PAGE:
For the first time in the 20+ year history of the H-1B cap, less than half the foreign-born professionals recruited by employers in the U.S. will be able to obtain temporary professional work visas. Our country is effectively telling Google, Apple, Amazon, and thousands of companies across the U.S. that they cannot employ the majority of foreign-born professionals that they carefully recruited this year.
These companies will be forced to tell thousands of recent graduates from top U.S. universities with degrees in science, math, engineering, and technology that they can’t work in our country. Please go home, and compete against us! Or perhaps these companies will relocate even more jobs overseas in order to overcome restrictive U.S. immigration laws.
And it’s not just large corporations whichH-1B Lotteries will suffer. School districts across America hire thousands of teachers, especially in inner city areas where U.S. teachers are in short supply from countries like the Philippines. Not this year.
And hospitals sponsor thousands of foreign-born physicians, nurses, therapists, and medical technologists, many of them working in medically-underserved areas which encompass over 25% of the U.S.
What if America is no longer the leader in cutting-edge technology, if our schools can’t supply kids with teachers and if folks who live in rural and inner city areas no longer have access to medical care? So what if we educate hundreds of thousands of foreign-born students in our finest universities, only to force them to return to their own countries to find jobs in companies which compete against us. What’s wrong with cutting off our nose to spite our face?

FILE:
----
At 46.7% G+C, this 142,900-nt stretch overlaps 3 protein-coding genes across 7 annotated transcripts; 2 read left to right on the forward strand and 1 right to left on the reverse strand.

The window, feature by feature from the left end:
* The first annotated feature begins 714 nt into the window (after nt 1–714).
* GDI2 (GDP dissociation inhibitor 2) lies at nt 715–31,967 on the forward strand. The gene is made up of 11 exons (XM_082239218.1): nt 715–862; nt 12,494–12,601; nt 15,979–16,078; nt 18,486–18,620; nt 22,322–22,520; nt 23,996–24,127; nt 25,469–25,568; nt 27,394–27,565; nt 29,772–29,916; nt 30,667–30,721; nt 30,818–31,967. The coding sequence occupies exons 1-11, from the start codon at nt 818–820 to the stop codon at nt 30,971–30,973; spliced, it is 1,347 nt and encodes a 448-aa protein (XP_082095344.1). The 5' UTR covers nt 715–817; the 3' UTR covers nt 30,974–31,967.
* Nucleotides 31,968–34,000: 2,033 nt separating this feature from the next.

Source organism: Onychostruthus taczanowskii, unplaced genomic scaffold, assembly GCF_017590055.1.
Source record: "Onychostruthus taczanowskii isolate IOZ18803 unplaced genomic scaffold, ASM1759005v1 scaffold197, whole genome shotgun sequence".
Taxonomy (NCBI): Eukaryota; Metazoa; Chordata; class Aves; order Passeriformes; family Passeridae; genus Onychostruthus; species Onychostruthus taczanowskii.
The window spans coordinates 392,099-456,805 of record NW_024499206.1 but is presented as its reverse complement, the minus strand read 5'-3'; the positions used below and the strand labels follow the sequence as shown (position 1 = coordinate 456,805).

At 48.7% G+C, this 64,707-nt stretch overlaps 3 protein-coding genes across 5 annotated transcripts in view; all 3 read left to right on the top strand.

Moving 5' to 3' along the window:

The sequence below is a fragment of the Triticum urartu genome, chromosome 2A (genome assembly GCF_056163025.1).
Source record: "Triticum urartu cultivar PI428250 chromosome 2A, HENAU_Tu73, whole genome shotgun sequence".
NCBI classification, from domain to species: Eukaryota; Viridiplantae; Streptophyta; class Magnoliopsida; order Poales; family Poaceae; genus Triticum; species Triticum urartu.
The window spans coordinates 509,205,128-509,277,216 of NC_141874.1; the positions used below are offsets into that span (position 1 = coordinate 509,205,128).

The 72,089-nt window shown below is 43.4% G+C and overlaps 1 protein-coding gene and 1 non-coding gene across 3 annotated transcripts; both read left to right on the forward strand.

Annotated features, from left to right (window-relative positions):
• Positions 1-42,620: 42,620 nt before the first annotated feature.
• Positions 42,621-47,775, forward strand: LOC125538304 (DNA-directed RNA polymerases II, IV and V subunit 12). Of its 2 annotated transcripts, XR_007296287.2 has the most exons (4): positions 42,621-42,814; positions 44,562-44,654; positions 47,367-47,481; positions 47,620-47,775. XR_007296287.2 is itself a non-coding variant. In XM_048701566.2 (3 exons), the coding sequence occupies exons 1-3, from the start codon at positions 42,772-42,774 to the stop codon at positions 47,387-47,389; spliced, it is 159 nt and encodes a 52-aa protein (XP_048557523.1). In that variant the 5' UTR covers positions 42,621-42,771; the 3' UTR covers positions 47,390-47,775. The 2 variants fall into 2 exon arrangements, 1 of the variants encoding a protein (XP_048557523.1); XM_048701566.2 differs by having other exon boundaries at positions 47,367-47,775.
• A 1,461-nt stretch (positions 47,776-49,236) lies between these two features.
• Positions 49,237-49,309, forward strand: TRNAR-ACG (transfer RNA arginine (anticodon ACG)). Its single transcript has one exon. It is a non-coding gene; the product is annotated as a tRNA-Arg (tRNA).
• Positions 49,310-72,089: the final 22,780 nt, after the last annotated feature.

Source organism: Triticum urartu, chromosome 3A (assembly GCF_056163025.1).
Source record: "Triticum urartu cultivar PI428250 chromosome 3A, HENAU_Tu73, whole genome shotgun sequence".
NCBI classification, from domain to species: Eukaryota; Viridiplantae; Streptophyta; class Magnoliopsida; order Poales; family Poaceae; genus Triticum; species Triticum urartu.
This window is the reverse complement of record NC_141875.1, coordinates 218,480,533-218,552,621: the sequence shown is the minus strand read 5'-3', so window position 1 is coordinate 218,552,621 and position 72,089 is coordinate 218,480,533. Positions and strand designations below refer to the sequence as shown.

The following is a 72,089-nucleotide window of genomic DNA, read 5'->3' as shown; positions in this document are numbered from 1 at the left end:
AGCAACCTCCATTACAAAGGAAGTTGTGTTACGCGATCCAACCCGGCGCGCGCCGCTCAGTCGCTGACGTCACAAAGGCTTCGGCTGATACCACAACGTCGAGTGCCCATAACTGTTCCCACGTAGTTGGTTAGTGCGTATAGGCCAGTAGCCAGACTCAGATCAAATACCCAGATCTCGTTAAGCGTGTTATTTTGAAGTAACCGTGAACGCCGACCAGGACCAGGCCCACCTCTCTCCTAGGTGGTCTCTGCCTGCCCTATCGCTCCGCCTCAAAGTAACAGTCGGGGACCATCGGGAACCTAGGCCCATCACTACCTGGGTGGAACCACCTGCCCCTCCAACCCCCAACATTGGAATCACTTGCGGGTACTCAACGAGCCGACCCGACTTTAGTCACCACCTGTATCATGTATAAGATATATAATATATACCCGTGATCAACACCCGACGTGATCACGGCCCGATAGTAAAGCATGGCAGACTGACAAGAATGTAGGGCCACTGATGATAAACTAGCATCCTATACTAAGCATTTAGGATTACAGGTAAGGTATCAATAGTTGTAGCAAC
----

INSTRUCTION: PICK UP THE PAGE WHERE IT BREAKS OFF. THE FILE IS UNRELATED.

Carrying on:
And how does the law choose which of the 172,500 professionals will be permitted to work in the U.S. and which will be forced to leave? On April 10, the USCIS conducted two H-1B lotteries, the first to select 20,000 applicants with advanced degrees in the U.S. Later, the same day, another random lottery selected 65,000 of the remaining 152,500 applicants sponsored by employers in the U.S. for visas.
This means only 42% of applicants were selected to work in the U.S., an all-time low, and the number of those rejected increased by 48,000 compared with last year.